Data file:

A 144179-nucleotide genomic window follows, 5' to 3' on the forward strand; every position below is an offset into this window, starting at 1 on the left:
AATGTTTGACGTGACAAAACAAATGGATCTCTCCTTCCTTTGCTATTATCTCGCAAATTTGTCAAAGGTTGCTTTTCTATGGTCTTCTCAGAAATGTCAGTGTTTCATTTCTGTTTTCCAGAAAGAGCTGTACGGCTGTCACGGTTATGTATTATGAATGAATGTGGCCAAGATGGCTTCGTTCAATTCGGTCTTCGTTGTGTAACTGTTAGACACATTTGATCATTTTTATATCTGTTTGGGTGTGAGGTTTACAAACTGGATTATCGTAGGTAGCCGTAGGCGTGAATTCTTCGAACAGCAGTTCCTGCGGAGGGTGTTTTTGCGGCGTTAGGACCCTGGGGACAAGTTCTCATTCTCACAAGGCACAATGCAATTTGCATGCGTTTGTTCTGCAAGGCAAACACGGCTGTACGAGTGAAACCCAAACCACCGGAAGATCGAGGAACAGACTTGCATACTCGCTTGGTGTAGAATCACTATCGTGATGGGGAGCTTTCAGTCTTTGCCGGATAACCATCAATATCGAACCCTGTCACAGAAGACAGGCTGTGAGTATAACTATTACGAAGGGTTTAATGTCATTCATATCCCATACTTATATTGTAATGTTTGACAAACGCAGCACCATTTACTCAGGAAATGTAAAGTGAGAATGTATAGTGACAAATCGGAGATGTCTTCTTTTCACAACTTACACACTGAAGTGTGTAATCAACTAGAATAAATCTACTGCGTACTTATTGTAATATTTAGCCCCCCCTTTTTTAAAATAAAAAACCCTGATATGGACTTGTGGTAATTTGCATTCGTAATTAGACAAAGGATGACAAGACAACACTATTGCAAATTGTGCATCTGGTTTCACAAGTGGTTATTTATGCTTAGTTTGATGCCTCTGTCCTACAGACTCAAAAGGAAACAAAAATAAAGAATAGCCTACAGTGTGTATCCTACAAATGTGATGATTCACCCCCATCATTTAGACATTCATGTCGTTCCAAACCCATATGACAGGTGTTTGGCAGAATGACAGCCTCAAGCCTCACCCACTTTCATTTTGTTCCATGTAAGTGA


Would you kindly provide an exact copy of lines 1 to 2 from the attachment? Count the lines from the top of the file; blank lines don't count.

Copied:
A 144179-nucleotide genomic window follows, 5' to 3' on the forward strand; every position below is an offset into this window, starting at 1 on the left:
AATGTTTGACGTGACAAAACAAATGGATCTCTCCTTCCTTTGCTATTATCTCGCAAATTTGTCAAAGGTTGCTTTTCTATGGTCTTCTCAGAAATGTCAGTGTTTCATTTCTGTTTTCCAGAAAGAGCTGTACGGCTGTCACGGTTATGTATTATGAATGAATGTGGCCAAGATGGCTTCGTTCAATTCGGTCTTCGTTGTGTAACTGTTAGACACATTTGATCATTTTTATATCTGTTTGGGTGTGAGGTTTACAAACTGGATTATCGTAGGTAGCCGTAGGCGTGAATTCTTCGAACAGCAGTTCCTGCGGAGGGTGTTTTTGCGGCGTTAGGACCCTGGGGACAAGTTCTCATTCTCACAAGGCACAATGCAATTTGCATGCGTTTGTTCTGCAAGGCAAACACGGCTGTACGAGTGAAACCCAAACCACCGGAAGATCGAGGAACAGACTTGCATACTCGCTTGGTGTAGAATCACTATCGTGATGGGGAGCTTTCAGTCTTTGCCGGATAACCATCAATATCGAACCCTGTCACAGAAGACAGGCTGTGAGTATAACTATTACGAAGGGTTTAATGTCATTCATATCCCATACTTATATTGTAATGTTTGACAAACGCAGCACCATTTACTCAGGAAATGTAAAGTGAGAATGTATAGTGACAAATCGGAGATGTCTTCTTTTCACAACTTACACACTGAAGTGTGTAATCAACTAGAATAAATCTACTGCGTACTTATTGTAATATTTAGCCCCCCCTTTTTTAAAATAAAAAACCCTGATATGGACTTGTGGTAATTTGCATTCGTAATTAGACAAAGGATGACAAGACAACACTATTGCAAATTGTGCATCTGGTTTCACAAGTGGTTATTTATGCTTAGTTTGATGCCTCTGTCCTACAGACTCAAAAGGAAACAAAAATAAAGAATAGCCTACAGTGTGTATCCTACAAATGTGATGATTCACCCCCATCATTTAGACATTCATGTCGTTCCAAACCCATATGACAGGTGTTTGGCAGAATGACAGCCTCAAGCCTCACCCACTTTCATTTTGTTCCATGTAAGTGA